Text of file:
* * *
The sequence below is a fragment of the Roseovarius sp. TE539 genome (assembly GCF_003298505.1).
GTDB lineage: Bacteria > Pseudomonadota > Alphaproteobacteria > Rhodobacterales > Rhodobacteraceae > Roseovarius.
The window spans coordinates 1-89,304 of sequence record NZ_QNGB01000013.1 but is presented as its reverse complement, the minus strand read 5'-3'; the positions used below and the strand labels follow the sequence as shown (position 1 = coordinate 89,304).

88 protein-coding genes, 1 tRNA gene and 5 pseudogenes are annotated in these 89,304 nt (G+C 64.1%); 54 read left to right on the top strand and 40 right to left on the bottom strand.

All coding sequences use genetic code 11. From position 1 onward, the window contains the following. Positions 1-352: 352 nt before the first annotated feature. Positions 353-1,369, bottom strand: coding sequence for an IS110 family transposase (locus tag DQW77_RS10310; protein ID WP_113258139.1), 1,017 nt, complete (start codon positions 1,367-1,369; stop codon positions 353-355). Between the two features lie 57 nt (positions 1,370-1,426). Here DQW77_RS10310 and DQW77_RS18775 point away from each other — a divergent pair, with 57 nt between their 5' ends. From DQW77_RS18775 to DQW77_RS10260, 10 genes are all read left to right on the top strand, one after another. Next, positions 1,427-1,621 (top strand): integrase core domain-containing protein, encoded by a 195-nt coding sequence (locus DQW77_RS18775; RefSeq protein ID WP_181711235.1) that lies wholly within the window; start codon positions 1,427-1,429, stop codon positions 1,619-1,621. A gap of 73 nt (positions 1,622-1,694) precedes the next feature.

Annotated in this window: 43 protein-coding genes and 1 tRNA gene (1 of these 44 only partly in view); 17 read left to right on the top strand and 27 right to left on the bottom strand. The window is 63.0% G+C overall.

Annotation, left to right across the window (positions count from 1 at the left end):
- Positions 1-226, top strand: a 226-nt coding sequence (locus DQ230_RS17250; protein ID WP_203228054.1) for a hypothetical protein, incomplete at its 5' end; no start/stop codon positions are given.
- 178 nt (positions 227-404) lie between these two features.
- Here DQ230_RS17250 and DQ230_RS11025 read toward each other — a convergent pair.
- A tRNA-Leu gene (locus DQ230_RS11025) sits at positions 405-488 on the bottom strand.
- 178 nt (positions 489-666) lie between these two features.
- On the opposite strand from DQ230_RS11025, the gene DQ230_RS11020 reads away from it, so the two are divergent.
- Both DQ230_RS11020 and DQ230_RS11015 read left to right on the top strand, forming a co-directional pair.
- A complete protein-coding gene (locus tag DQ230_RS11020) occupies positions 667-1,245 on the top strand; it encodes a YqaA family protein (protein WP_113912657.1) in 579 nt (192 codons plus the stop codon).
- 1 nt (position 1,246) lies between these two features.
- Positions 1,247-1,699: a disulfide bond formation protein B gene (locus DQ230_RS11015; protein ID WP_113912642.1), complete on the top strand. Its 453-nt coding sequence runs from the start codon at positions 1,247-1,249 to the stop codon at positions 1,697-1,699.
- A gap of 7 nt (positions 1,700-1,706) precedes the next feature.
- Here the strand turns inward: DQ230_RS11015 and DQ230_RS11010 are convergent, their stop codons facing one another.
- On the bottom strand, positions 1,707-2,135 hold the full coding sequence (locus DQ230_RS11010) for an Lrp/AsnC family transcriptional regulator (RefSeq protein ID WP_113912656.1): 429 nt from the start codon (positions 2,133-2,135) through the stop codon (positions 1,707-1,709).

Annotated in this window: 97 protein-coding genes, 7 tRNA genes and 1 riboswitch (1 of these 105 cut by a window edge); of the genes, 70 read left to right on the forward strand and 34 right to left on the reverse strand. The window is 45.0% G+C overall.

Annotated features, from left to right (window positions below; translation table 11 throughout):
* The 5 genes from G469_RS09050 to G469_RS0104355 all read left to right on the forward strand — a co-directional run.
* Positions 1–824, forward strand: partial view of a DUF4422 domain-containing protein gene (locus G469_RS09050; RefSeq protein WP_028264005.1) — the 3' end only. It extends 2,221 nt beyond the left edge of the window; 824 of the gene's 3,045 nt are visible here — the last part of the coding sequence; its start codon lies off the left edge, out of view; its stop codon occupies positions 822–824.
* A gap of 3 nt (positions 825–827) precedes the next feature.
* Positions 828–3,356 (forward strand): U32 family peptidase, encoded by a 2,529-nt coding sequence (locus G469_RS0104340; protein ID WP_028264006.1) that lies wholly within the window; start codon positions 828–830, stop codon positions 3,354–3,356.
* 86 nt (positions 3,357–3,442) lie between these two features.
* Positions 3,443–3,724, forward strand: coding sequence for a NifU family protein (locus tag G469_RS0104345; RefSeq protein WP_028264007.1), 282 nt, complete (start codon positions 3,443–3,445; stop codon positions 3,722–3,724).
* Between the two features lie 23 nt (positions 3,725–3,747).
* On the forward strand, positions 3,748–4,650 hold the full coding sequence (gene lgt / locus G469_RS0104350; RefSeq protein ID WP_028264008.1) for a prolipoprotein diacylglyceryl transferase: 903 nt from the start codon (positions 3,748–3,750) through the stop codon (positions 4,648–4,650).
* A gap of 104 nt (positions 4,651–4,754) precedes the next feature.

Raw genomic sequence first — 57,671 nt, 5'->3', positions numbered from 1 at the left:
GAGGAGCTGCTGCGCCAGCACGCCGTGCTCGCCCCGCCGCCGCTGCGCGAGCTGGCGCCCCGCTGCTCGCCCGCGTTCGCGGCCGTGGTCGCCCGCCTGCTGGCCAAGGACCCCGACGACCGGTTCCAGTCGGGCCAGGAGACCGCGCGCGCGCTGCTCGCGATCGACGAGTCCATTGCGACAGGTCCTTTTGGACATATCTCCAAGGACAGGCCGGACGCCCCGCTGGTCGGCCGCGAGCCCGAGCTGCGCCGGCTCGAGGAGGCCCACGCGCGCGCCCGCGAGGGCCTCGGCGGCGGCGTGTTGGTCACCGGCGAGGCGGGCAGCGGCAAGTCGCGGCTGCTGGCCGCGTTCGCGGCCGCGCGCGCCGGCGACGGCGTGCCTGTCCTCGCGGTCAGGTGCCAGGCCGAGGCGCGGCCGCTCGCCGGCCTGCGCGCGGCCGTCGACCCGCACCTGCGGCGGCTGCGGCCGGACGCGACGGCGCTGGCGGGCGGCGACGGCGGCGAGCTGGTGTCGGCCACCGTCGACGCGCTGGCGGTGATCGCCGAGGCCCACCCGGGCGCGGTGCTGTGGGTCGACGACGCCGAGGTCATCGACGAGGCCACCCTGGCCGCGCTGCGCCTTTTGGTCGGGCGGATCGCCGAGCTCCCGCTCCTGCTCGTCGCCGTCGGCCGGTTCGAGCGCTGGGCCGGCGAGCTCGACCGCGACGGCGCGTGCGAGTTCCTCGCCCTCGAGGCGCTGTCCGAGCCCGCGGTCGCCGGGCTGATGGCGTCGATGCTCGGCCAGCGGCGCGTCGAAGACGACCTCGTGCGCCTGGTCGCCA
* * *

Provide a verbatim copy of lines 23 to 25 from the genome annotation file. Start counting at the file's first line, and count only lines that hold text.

* The 5 genes from G469_RS09050 to G469_RS0104355 all read left to right on the forward strand — a co-directional run.
* Positions 1–824, forward strand: partial view of a DUF4422 domain-containing protein gene (locus G469_RS09050; RefSeq protein WP_028264005.1) — the 3' end only. It extends 2,221 nt beyond the left edge of the window; 824 of the gene's 3,045 nt are visible here — the last part of the coding sequence; its start codon lies off the left edge, out of view; its stop codon occupies positions 822–824.
* A gap of 3 nt (positions 825–827) precedes the next feature.